According to the latest report of OpenSignal, Smart Communications is better when it comes to LTE or 4G speed but Globe Telecom still leads in 4G availability — but only by a slim margin.
“With only two national operators, the Philippines remains a unique country when it comes to mobile broadband. Globe and Smart have taken markedly different approaches to their network infrastructure, indicating key reasons why Globe won our 4G availability award while Smart took the LTE speed crown,” said the report, which was released on Wednesday, March 14.
According to study, it was much easier to find a 4G signal on Globe’s network as OpenSignal users were able to tap into Globe’s 4G service 67.5% of the time, which is still short of the 70% availability indicative of a maturing LTE rollout.
“And it’s a big improvement from the 55.3% 4G availability we recorded on Globe?s network from our March 2017 report,” OpenSignal said.
The report said Globe shouldn’t let up on network expansion as Smart is catching up. A year ago, OpenSignal users were only able to latch onto Smart’s LTE network four out of every 10 times.
“In this test period, our users found a 4G signal in six of every 10 attempts, showing that Smart is working hard to increase its 4G reach. Indeed, Smart has been very active in this front, announcing last year it was upgrading 4,000 cell sites to LTE,” it noted.
LTE speeds on Smart have continued to ratchet up over the last year while those on Globe have been relatively stagnant, according to the test results.
“Our 4G download tests on Smart jumped from 9.8 Mbps in March 2017, to 10.6 Mbps just six months ago, to 12.5 Mbps in the most recent test period. Contrast that performance to Globe’s results over the same time period to see a marked difference: 7.4 Mbps a year ago, 7.2 Mbps six months ago and 7.7 Mbps in the current reporting period,” the report said.
OpenSignal also said its users also experienced slower network responsiveness on Globe as 4G latency was 60.7 milliseconds compared to the 47.2ms latency measured over Smart’s LTE airwaves.
When it came to 3G services, OpenSignal said there was essentially no difference between Globe and Smart in this metric. Both averaged 3G download speeds of 2.5 Mbps in the measurements.
For 3G latency, however, Smart’s network provided a faster response time of 154.6ms, landing it an award in this category. Six months ago, the two operators shared the 3G award, but Globe’s latency of 175ms in the current reporting period wasn’t enough to produce a tie this time.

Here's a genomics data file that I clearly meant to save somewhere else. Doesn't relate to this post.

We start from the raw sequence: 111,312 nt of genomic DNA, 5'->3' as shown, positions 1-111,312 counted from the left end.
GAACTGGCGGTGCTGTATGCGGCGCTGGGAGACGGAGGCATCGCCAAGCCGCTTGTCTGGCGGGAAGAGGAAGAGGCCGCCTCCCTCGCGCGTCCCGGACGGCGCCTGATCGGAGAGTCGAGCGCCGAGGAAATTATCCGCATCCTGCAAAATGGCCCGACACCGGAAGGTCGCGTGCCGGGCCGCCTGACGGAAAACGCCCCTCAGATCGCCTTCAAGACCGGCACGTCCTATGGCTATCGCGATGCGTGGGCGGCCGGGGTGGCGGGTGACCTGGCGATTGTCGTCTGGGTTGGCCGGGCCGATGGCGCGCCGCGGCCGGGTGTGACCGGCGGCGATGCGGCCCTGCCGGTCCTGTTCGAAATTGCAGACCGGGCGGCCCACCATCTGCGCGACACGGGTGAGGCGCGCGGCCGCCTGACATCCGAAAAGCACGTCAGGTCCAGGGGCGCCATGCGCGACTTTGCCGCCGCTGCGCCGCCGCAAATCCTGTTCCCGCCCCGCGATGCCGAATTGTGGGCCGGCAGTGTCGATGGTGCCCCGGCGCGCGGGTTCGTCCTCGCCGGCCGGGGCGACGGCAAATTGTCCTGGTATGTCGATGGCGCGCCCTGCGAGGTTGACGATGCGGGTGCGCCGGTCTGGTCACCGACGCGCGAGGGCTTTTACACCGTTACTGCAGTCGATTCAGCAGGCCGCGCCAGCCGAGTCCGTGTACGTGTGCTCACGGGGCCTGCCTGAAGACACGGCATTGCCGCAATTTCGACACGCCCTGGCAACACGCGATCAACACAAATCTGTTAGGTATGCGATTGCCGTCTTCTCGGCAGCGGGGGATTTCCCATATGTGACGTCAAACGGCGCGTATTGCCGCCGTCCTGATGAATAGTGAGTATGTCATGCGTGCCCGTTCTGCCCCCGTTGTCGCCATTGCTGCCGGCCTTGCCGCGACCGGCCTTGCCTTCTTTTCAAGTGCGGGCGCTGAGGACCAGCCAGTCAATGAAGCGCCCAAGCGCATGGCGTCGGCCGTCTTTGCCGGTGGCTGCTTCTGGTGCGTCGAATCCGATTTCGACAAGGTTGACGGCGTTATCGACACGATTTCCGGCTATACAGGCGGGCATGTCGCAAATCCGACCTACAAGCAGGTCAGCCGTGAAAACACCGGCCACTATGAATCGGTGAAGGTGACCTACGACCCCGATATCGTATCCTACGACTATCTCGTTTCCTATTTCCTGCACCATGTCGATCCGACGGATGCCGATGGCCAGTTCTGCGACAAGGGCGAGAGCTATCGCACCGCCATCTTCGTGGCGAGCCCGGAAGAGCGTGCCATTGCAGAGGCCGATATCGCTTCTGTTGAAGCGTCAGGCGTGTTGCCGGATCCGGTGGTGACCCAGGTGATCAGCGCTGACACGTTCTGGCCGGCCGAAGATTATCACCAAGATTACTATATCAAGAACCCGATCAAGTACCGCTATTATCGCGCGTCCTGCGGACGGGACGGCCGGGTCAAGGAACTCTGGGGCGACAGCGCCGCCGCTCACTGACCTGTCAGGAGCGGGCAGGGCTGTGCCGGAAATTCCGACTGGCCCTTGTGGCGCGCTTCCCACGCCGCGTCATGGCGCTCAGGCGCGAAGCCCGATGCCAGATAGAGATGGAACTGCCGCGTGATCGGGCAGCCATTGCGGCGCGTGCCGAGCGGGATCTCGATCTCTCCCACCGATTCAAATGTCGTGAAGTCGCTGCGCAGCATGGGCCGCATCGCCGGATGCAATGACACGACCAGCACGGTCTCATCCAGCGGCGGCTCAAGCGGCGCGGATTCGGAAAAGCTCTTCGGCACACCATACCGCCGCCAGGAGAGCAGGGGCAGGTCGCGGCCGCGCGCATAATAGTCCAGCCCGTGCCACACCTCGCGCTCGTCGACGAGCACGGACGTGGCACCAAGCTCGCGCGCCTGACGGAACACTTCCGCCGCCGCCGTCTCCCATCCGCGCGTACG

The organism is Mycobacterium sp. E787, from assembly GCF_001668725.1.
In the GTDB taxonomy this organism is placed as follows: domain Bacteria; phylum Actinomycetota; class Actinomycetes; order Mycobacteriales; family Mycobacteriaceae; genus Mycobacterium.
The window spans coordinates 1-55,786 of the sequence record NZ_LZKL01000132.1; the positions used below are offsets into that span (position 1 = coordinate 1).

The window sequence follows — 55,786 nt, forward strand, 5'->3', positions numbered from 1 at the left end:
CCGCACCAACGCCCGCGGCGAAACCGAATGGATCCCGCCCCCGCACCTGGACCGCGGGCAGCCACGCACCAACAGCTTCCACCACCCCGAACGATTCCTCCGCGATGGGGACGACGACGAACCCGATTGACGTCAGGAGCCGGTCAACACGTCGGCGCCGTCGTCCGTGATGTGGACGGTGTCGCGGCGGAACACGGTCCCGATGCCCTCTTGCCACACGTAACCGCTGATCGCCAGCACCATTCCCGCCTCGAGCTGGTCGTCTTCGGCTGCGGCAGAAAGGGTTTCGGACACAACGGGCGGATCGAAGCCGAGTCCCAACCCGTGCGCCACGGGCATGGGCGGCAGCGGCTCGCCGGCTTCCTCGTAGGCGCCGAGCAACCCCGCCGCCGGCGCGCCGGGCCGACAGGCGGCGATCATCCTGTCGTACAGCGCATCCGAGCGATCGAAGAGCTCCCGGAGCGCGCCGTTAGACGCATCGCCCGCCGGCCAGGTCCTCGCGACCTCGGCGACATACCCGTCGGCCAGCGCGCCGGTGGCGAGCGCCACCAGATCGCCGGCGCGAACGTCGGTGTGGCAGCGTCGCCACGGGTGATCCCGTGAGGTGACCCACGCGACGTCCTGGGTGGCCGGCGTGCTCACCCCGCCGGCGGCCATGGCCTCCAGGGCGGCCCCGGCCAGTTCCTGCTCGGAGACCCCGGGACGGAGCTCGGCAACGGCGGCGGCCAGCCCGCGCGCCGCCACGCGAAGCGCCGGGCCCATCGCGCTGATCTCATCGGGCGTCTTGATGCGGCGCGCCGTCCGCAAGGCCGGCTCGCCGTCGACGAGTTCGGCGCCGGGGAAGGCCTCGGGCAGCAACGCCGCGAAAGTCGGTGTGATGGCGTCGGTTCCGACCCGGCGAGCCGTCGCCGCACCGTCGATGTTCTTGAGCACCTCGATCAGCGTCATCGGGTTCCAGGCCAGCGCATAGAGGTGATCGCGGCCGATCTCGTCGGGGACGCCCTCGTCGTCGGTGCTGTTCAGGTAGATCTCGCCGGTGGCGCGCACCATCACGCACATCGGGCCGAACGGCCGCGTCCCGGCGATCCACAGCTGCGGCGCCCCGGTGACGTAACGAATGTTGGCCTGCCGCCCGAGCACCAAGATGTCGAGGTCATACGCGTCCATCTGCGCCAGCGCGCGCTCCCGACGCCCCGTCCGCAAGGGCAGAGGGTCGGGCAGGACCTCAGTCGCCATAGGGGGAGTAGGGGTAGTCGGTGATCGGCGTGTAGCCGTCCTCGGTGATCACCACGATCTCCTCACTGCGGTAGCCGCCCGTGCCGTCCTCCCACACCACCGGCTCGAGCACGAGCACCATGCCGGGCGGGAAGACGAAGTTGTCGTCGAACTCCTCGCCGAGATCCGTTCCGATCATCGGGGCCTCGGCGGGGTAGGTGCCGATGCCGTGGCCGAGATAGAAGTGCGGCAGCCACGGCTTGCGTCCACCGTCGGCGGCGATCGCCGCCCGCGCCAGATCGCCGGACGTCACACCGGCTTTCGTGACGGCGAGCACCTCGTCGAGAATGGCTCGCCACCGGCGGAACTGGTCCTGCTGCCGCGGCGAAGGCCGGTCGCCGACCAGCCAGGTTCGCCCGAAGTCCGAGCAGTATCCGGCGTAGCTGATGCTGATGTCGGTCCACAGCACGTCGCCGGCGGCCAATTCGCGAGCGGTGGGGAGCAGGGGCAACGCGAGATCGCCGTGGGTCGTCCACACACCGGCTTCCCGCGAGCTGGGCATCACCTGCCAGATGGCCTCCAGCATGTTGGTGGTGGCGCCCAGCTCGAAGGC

Globe’s superior 4G availability results definitely gave its overall speed score a boost, but its slower 4G download speeds didn’t help, the report said.
“Based on OpenSignal test data, Globe?s overall download speed was 4.4 Mbps. We measured Smart’s overall speed average at 5.8 Mbps, which was enough for it to keep OpenSignal’s overall download speed award,” it added.
On a regional level, the results found that operators largely replicated their national results, although there were some exceptions. In the Visayas region, Smart managed to pull nearly even with Globe in LTE availability, resulting in a statistical tie.
“Meanwhile, Globe challenged Smart for our 3G and 4G latency awards in several regions. And while the two operators were drawn in our national 3G speed category, clear winners emerged in two of our regional results: Smart won our 3G speed award in Manila and the surrounding area, while Globe won it in South Luzon,” the report said.
While the two carriers may be doing battle with each other, as a whole, the Philippines offered significantly worse LTE speeds and availability than most other countries in the world, the report said, noting that several of its peers in Southeast Asia offer faster LTE speeds and much higher levels of 4G access.
“The average global LTE download speed, for example, is 16.9 Mbps, which is well above the 9.5 Mbps downloads our testers found across all 4G networks in the Philippines. Among the seven countries in Southeast Asia that we analyzed, the only one with slower tested 4G speeds was Indonesia with a download average of 8.9 Mbps. By comparison, at the top end of the chart was Vietnam where the average 4G download speed was 21.5 Mbps,” it said.
When it comes to finding a 4G signal, the Philippines is again second to last among its neighbors: With LTE availability of 63.7%, the Philippines just edged out the 62.5% LTE availability of Myanmar. The other five Southeast Asian countries all had 4G availability scores above the 70% mark.
“This isn’t terribly surprising overall, given that the Philippines is made up of more than 7,600 islands, which can be challenging in terms of network rollouts, but limited competition also may be a factor. The geography obviously isn’t changing, but competition levels could increase if the local regulator gets its way,” it said.
“The Philippines is currently in the midst of a spectrum auction to entice a third operator. If it can find one, that could put pressure on Globe and Smart, although it might take several years for a viable third player to build out its 4G services.”